Main Question or Discussion Point
Gravitational waves are quadrupoles, they bend and stretch spacetime. Does the expansion of spacetime due to gravitational waves exceed flat (Minkowski) spacetime or is flat spacetime it's limit?
I think there is some confusion behind this question, but I'm not sure what it is or how to resolve it.Does the perturbation "stretch" spacetime beyond asymptotic flatness? ...Causing an expansion?
That's correct, it is. Heuristically, the reason for this is that the wave is entirely "made" of Weyl curvature (which is the only kind of spacetime curvature you can have in the absence of stress-energy), and Weyl curvature is inherently volume-preserving.I believe the expansion scalar for this wave is zero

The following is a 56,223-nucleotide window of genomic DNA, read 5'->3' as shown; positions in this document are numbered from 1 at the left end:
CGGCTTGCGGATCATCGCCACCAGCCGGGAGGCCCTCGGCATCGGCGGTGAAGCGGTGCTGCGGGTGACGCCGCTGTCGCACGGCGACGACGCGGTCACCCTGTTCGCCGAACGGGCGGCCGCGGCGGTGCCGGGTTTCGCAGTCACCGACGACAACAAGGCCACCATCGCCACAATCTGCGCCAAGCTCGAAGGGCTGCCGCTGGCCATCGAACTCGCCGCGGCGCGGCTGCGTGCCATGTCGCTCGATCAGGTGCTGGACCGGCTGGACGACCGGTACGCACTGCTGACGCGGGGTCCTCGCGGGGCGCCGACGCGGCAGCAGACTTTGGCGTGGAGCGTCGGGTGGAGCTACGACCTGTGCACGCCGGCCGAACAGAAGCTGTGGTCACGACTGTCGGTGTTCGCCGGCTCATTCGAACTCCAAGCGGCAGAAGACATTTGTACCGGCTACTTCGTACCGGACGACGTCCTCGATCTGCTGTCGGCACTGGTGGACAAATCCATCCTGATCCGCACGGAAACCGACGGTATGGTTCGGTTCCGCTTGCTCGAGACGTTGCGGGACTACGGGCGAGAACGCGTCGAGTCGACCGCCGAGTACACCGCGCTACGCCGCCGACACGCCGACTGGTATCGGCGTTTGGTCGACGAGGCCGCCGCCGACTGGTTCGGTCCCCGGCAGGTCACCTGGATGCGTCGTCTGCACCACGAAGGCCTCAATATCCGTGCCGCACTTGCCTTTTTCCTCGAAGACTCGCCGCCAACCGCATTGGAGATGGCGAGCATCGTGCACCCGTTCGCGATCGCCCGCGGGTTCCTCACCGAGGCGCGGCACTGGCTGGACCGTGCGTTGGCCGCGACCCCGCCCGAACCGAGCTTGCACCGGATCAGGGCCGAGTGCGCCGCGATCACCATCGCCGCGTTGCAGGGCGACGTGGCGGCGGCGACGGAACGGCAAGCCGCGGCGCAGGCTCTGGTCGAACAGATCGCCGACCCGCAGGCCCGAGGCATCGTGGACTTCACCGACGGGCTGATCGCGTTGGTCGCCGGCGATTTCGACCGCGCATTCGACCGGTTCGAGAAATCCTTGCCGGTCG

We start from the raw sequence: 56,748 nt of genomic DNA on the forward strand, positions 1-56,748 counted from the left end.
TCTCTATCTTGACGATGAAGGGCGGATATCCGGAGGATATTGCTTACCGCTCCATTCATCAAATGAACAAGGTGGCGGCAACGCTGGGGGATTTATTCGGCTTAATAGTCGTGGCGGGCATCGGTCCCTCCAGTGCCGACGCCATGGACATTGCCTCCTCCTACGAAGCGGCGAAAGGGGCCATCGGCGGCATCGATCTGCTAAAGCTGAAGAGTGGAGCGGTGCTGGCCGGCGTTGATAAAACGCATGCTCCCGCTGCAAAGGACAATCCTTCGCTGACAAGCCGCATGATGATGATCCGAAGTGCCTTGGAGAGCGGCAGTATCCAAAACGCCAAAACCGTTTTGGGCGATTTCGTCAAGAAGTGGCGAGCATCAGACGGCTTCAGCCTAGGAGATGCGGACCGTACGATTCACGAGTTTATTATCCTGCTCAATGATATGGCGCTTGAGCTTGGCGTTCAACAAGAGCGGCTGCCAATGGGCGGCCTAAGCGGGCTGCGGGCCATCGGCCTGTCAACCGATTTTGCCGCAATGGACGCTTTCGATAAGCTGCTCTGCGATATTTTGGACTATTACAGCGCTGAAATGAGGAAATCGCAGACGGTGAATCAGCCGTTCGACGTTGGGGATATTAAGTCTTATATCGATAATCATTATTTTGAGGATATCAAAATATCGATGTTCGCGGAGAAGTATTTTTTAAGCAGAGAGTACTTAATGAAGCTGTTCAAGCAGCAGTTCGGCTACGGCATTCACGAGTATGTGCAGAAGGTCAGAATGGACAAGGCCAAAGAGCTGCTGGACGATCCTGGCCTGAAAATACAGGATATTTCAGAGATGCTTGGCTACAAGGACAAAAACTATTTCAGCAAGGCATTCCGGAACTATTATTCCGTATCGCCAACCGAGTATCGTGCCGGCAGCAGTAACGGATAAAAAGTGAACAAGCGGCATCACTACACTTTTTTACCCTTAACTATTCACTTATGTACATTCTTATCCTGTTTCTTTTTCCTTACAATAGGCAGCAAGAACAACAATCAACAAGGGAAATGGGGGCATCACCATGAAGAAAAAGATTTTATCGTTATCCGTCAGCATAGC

Moreover, in a non-vacuum asymptotically flat spacetime with GWs being produced by a source, we can measure the energy carried away from the source by GWs by looking at the difference between the ADM mass and the Bondi mass.a vacuum space-time with GW's can have a non-zero ADM mass due to the presence of the GW's
You appear to be trying to look at this as though the GWs "change" spacetime in some way; but that's not how spacetime works. Any given spacetime is a 4-dimensional geometry that already contains all the information about how everything in it, GWs or otherwise, "changes" with "time". Asymptotic flatness is a property that a 4-dimensional spacetime either has or doesn't have; it can't "change" based on the presence of GWs or anything else.Does the perturbation "stretch" spacetime beyond asymptotic flatness? ...Causing an expansion?